I almost didn’t get to Chequers (the Prime Ministers country residence) on Saturday for a seminar on “Equality, Fairness and Responsibility in the Post-Crisis Society” convened by the PM and chaired by Ed Miliband.
I almost didn’t make it because my taxi driver couldn’t find the place, so I eventually got there just as Gordon Brown was completing his introductory remarks.
Present were six cabinet ministers, nearly 20 academics, and two-dozen special advisers, think tankers, interest groupies and others.
As the title suggests the government is seeking ideas about how to address issues of equality post-crisis. The discussion was set up by two presentations that outlined the latest research on public attitudes to equality issues and the factual trends in inequality. The discussion was run on a “Chatham House Rule” basis, so it is limited what I can report about the discussion. So I’ll make, in expanded form, the points I tried to insert into the discussion.
First, I pointed out that a lot of discussion about equal opportunities took place in something of a vacuum in the sense that it largely ignored the issue of what opportunities actually exist. I pointed to the work of Robert Reich (The Work of Nations, 1991) which although nearly 20 years old now was fairly prescient in analyzing changing patterns of work in the new globalised, new-technology, economy of the 21st century. He pointed to the rise of the role of what he called “symbolic analysts” – what some have called ‘knowledge workers’ – as distinct from in-person services and routine processing jobs.
He suggested that the symbolic analysts were growing in size and wealth, although their expansion in numbers terms was probably going to be limited (and they were becoming increasingly mobile). Routine processing jobs – of either materials or information – were increasingly globalised through corporate networks, and exported to developing countries. In-person services cannot be exported, but they can be squeezed in wealth terms and the gap between wealthy symbolic analysts and poor in-person service workers was a major problem for the future.
Moreover the symbolic analysts, especially their upper echelons, had been effectively freed from the restraints imposed by large, national, corporations with strong (unionized) routine production workforces and were able to increase their own wealth and thereby increase inequalities. This poses a real challenge for national governments trying to constrain inequalities.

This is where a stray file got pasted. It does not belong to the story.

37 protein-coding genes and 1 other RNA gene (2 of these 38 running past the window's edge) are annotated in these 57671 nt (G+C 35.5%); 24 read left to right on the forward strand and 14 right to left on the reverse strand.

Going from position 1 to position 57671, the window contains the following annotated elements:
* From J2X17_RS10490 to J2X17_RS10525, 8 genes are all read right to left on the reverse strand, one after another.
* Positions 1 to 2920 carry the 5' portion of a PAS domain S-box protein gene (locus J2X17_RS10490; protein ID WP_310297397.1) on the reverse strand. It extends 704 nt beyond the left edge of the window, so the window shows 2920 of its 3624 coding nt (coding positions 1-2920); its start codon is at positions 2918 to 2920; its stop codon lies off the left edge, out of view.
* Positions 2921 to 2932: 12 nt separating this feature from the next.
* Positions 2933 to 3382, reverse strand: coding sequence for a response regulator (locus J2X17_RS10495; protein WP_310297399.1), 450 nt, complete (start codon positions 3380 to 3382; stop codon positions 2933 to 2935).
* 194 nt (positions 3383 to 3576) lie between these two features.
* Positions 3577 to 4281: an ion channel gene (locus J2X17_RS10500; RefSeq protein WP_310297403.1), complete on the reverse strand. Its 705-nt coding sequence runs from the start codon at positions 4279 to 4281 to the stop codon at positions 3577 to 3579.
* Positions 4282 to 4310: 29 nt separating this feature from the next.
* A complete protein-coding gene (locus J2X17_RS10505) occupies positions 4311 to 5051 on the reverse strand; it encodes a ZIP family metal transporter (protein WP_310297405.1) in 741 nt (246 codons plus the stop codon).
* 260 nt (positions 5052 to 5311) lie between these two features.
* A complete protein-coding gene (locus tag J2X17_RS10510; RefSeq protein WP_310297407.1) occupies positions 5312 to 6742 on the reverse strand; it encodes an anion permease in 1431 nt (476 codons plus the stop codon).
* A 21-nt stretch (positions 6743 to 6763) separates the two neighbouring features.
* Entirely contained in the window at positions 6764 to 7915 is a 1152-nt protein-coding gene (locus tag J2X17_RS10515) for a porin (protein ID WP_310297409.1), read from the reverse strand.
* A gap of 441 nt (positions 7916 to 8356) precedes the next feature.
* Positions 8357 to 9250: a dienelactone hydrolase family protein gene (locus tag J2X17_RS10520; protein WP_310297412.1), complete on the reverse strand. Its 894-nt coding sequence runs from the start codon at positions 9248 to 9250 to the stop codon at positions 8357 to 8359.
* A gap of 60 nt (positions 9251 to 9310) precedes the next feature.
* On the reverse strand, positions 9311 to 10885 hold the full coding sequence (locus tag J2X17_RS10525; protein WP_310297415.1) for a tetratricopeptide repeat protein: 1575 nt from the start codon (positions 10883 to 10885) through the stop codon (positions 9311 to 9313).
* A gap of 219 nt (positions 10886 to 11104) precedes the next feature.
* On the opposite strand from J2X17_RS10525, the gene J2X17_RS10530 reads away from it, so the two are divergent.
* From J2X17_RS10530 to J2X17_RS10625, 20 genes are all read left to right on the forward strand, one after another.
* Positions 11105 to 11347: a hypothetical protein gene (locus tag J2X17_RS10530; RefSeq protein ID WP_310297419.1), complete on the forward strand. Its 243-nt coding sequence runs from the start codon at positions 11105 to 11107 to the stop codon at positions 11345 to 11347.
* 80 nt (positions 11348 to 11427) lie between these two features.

The recent book by Kate Pickett and Richard Wilkinson (The Spirit Level) analyzed the effects of high inequality on health and social outcomes – the higher the inequalities the worse the outcomes for everyone, even the rich, than in more egalitarian societies. They also concluded that it was only during and immediately after major crises that governments could significantly alter the distribution of wealth and privilege in societies.
My view is that we have just had, and are still to some extent having, such a crisis. The near collapse of the world financial system was just such a crisis. The wide-spread perception is that it was brought about by grotesque and unjustified inequalities in the rewards for financial ‘symbolic analysts’ and the public view was that “something ought to be done about it.” This presented government with a window of opportunity to pursue a more positive equality agenda, if they had the courage to seize it.
Finally, I pointed out that if they were going to make a an issue of “fairness and equality” in the social and economic sphere, they ought to link this to the political sphere too and include “fair votes” as a key theme – and bring forward the proposed referendum on electoral reform and hold it at the General Election (which brought widespread chuckles, especially from some senior politicians present).
To be fair I wasn’t the only person who made at least some of these points, and there were a great many more detailed ideas about what actions could actually be taken. I’ll probably return to some of them in another post.